"Rope" has a somewhat typical song form but makes it different thanks to an altered feel and some unusual anticipations in the verses, and a very interesting bridge/solo section. The form looks like this:
Intro, Verse, Chorus, Interlude, Verse, Chorus, Bridge/Solo, Chorus, Half-intro, Outro
The song is really quite sophisticated in its creation even though it seems simple on the surface, which is a sign of a mature writer(s).
This arrangement of the song is very much like a garage band playing, but in a good way. There's a lot of thrashing and energy and a certain amount of freedom in the parts, just like a garage band, but at the same time it's all a very controlled chaos. Of course, this album really was recorded in singer/guitarist Dave Grohl's garage, so maybe they took it to heart.
The song is interesting in that it has a couple of rhythm guitars playing tremolo parts (the intro), then both guitar players banging away on rhythm guitar during the verse and choruses, instead of formulated parts like you hear on most songs. An overdubbed guitar that enters only at the syncopated verse turnarounds is about all the layering you'll find in the song other than the solo.
The bass is free floating and creates a nice tension against the chords in spots that's very cool, as is the drum solo in the bridge (when's the last time you heard one of those?). Interestingly, some of the cool lines that Nate Mandel plays are in the first verse rather then the second, where you'd typically change things up to sound different or develop the song.
Another interesting thing is that the second verse doesn't change much from the first so the song doesn't develop much, but I never notice this when listening to the song.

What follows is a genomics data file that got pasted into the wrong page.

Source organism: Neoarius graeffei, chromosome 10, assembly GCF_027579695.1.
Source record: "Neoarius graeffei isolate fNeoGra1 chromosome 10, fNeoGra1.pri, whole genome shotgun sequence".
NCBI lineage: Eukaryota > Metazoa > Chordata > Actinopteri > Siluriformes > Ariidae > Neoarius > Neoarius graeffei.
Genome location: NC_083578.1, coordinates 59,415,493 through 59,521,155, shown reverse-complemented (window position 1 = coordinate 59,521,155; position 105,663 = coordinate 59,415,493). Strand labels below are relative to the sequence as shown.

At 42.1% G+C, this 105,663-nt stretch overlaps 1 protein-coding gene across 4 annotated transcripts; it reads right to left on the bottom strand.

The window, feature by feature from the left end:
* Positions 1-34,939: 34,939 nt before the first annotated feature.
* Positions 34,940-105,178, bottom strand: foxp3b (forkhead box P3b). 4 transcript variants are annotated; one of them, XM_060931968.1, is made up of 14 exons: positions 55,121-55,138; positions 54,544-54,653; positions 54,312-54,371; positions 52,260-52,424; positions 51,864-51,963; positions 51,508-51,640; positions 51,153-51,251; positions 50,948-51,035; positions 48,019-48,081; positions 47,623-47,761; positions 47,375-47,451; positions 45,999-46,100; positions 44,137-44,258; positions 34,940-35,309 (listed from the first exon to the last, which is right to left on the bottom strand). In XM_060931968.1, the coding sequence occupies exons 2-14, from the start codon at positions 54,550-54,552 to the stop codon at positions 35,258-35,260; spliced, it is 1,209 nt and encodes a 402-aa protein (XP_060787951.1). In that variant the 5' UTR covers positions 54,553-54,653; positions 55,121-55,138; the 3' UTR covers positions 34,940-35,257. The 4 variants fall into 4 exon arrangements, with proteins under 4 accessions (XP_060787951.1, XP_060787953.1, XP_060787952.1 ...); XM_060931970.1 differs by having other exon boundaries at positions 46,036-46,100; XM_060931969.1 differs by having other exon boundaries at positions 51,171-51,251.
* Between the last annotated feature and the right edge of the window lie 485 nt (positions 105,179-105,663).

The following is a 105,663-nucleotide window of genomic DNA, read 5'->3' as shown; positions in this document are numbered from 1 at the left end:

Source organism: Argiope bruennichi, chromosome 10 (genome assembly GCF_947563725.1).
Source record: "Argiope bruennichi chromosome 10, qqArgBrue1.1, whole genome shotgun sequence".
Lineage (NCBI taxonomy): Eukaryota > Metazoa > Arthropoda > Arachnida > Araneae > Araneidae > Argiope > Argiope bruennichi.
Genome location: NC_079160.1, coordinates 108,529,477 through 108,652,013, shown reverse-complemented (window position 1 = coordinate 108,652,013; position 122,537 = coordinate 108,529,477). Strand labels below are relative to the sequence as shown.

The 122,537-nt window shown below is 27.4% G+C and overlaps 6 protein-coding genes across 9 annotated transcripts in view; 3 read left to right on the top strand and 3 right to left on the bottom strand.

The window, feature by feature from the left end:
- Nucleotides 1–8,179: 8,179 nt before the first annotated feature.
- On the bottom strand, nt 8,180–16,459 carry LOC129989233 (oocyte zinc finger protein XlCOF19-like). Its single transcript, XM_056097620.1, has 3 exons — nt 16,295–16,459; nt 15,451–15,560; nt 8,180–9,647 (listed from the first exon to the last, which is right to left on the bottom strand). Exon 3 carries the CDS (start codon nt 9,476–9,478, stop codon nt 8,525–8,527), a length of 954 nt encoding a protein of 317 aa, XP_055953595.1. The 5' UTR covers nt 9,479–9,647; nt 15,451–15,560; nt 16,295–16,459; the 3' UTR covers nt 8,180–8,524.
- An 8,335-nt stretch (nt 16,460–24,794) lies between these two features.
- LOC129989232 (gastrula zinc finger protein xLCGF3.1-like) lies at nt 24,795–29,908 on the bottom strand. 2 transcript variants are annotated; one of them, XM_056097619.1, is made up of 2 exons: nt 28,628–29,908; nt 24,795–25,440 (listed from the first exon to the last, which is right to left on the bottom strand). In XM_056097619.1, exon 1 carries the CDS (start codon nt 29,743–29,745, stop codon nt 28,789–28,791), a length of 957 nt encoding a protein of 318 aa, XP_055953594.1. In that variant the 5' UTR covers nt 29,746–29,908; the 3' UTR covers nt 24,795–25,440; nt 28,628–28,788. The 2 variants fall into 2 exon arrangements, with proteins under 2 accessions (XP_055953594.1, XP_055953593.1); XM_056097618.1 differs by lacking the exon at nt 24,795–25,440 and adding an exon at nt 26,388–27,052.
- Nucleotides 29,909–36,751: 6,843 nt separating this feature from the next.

Taylor Hawkin's drums have sort of a high-class garage feel to them in that they sound great, but they also sound like they were recorded with a single stereo mic and maybe a kick drum mic. Notice that one drum, especially the snare, never feels separated from the other drums. That's something else you rarely hear these days.
The vocal seems pretty buried in the mix, but that only emphasizes the band more.
The song is pretty compressed but done well since you never notice it. It's also pretty much in your face ambience-wise with no long reverb tails. I'd venture to say that what you're hearing is natural ambience of the room most of the time.
The performance of all the players is what makes the song. Just as you'd expect from a band that's been together 10+ years, they smoke. You can feel the energy and enthusiasm that I wish more tracks had. Want an example of a great rock band? It's the Foos. And great production job Butch Vig.
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